The roles of ERK pathway localization and the regulation of β-catenin/Bcl-XL kinetic in thymic selection

MOspace/Manakin Repository

Breadcrumbs Navigation

The roles of ERK pathway localization and the regulation of β-catenin/Bcl-XL kinetic in thymic selection

Please use this identifier to cite or link to this item: http://hdl.handle.net/10355/14596

[-] show simple item record

dc.contributor.advisor Daniels, Mark A. en_US
dc.contributor.author Olson, William Joseph
dc.date.accessioned 2012-06-11T14:22:14Z
dc.date.available 2012-12-16T12:15:08Z
dc.date.issued 2011
dc.date.submitted 2011 Fall en_US
dc.identifier.other OlsonW-122011-T1319
dc.identifier.uri http://hdl.handle.net/10355/14596
dc.description Title from PDF of title page (University of Missouri--Columbia, viewed on June 11, 2012). en_US
dc.description The entire dissertation/thesis text is included in the research.pdf file; the official abstract appears in the short.pdf file (which also appears in the research.pdf); a non-technical general description, or public abstract, appears in the public.pdf file. en_US
dc.description Thesis advisor: Dr. Mark A. Daniels en_US
dc.description Includes bibliographical references. en_US
dc.description M.S. University of Missouri-Columbia 2011. en_US
dc.description Dissertations, Academic -- University of Missouri--Columbia -- microbiology (Medicine). en_US
dc.description "December, 2011" en_US
dc.description.abstract Thymocytes undergo a process of development that serves to favor the differentiation of T-cells bearing self-MHC (major histo-compatibility complex) restricted T-cell receptors (TCR). Signaling through the TCR is crucial for the development from double positive (CD4+CD8+, referred to as DP) thymocytes into mature T-cells. Strong or no affinity interaction between MHC and the TCR leads to apoptosis and is considered as negative selection or death by neglect respectively. A weak to moderate affinity signal initiates differentiation of DP cells into single positive cells (positive for either CD4 or CD8, SP) termed positive selection. The importance of several pathways for either negative or positive selection has been described. However, the molecular events that allow the differentiation of a positive versus negative selecting signal are unclear because, engagement of the TCR leads to activation of all pathways known to play a role in selection. It has been suggested that differential localization of the extra cellular regulated kinase 1/2 (ERK) pathway plays a key role in selection. Here we examine the localization of ERK activation in thymic selection by the manipulating calcium levels leading alterations in RasGRP location and through a Raf construct targeted to either the plasma membrane or the golgi. We also examine differences in β-catenin expression and its role in the expression of Bcl-XL, a pro-survival molecule critical for survival at the DP stage. We find that activation of the ERK pathway from the plasma membrane converts positive selection to negative selection, while the activation of ERK from the golgi upon stimulation by a negative selector causes a deviation of these cells from apoptosis into the CD8αα+ lineage. In addition we show that the kinetics of β-catenin and Bcl-XL are initially consistent with a role in mediating survival. However, later in selection β-catenin may be more important in preventing cells that have been negatively signaled from maturing further, while Bcl-XL levels remain low, leading to their eventual death. en_US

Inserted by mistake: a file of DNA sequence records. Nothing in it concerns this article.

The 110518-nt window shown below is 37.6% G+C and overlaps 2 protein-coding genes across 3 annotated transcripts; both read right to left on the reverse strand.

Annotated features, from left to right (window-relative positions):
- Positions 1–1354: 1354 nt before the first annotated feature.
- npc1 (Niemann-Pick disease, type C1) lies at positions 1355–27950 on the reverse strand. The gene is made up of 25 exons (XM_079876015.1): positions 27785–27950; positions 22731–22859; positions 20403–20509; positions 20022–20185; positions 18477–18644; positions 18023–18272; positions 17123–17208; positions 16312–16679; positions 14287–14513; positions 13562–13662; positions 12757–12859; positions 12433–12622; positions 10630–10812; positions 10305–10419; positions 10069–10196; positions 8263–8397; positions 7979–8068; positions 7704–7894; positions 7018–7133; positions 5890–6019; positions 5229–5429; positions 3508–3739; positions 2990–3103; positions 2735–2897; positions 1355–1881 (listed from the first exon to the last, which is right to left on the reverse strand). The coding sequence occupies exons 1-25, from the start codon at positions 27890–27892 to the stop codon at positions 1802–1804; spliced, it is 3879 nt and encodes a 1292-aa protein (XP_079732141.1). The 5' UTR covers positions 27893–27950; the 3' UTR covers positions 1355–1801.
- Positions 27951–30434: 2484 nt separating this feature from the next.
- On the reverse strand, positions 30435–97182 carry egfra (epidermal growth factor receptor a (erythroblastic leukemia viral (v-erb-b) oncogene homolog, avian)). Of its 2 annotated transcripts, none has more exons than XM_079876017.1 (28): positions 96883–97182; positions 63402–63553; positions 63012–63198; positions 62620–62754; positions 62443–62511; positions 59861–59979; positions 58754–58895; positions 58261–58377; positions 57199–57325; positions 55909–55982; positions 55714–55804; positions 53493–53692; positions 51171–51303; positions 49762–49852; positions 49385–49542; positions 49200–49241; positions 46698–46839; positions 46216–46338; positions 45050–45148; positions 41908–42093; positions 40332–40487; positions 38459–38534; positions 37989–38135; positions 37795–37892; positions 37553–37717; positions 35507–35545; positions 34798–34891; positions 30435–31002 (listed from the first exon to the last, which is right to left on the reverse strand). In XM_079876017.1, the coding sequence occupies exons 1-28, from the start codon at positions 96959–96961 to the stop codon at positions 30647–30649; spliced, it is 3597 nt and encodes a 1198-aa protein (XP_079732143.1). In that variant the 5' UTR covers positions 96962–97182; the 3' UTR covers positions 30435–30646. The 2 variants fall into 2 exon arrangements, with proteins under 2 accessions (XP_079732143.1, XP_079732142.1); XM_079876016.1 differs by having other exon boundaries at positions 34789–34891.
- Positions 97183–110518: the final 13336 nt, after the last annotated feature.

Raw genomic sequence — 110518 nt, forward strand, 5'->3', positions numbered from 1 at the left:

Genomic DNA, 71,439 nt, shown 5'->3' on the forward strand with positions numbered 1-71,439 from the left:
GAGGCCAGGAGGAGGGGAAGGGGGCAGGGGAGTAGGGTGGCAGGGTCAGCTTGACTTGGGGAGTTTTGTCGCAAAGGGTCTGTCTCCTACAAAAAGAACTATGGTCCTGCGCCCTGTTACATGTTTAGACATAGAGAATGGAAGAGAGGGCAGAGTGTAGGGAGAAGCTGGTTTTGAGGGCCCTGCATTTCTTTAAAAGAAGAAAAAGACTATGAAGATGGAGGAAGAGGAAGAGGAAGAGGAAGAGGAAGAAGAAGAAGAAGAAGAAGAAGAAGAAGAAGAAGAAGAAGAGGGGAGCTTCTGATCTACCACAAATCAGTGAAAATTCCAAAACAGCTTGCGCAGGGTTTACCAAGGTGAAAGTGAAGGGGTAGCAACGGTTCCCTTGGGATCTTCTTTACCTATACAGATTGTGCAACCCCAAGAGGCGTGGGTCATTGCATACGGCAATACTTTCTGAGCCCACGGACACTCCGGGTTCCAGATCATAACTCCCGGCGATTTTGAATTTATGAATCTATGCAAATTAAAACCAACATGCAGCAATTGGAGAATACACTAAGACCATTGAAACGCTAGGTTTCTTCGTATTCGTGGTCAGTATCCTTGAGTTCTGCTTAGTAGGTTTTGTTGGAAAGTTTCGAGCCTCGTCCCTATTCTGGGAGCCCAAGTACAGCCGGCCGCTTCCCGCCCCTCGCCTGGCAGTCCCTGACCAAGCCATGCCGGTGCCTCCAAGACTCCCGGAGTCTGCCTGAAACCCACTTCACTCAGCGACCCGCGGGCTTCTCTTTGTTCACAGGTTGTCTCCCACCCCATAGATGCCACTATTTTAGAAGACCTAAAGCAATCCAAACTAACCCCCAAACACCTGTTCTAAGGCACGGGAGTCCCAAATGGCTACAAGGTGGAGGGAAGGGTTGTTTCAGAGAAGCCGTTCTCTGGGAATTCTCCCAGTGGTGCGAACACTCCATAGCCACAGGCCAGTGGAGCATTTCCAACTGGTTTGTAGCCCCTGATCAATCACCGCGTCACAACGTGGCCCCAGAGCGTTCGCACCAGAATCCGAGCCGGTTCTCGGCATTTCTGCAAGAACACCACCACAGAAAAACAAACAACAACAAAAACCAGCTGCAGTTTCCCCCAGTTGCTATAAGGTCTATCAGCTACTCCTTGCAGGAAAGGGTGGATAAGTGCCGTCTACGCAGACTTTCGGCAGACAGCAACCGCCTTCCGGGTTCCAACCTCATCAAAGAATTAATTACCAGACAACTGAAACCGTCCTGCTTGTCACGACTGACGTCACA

dc.format.extent v, 44 pages en_US
dc.language.iso en_US en_US
dc.publisher University of Missouri--Columbia en_US
dc.relation.ispartof 2011 Freely available theses (MU) en_US
dc.subject thymic selection en_US
dc.subject T-cell en_US
dc.subject extra cellular regulated kinase en_US
dc.subject cell death en_US
dc.title The roles of ERK pathway localization and the regulation of β-catenin/Bcl-XL kinetic in thymic selection en_US
dc.type Thesis en_US
thesis.degree.discipline Microbiology (Medicine) en_US
thesis.degree.grantor University of Missouri--Columbia en_US
thesis.degree.name M.S. en_US
thesis.degree.level Masters en_US
dc.relation.ispartofcommunity University of Missouri-Columbia. Graduate School. Theses and Dissertations. Theses. 2011 Theses


This item appears in the following Collection(s)

[-] show simple item record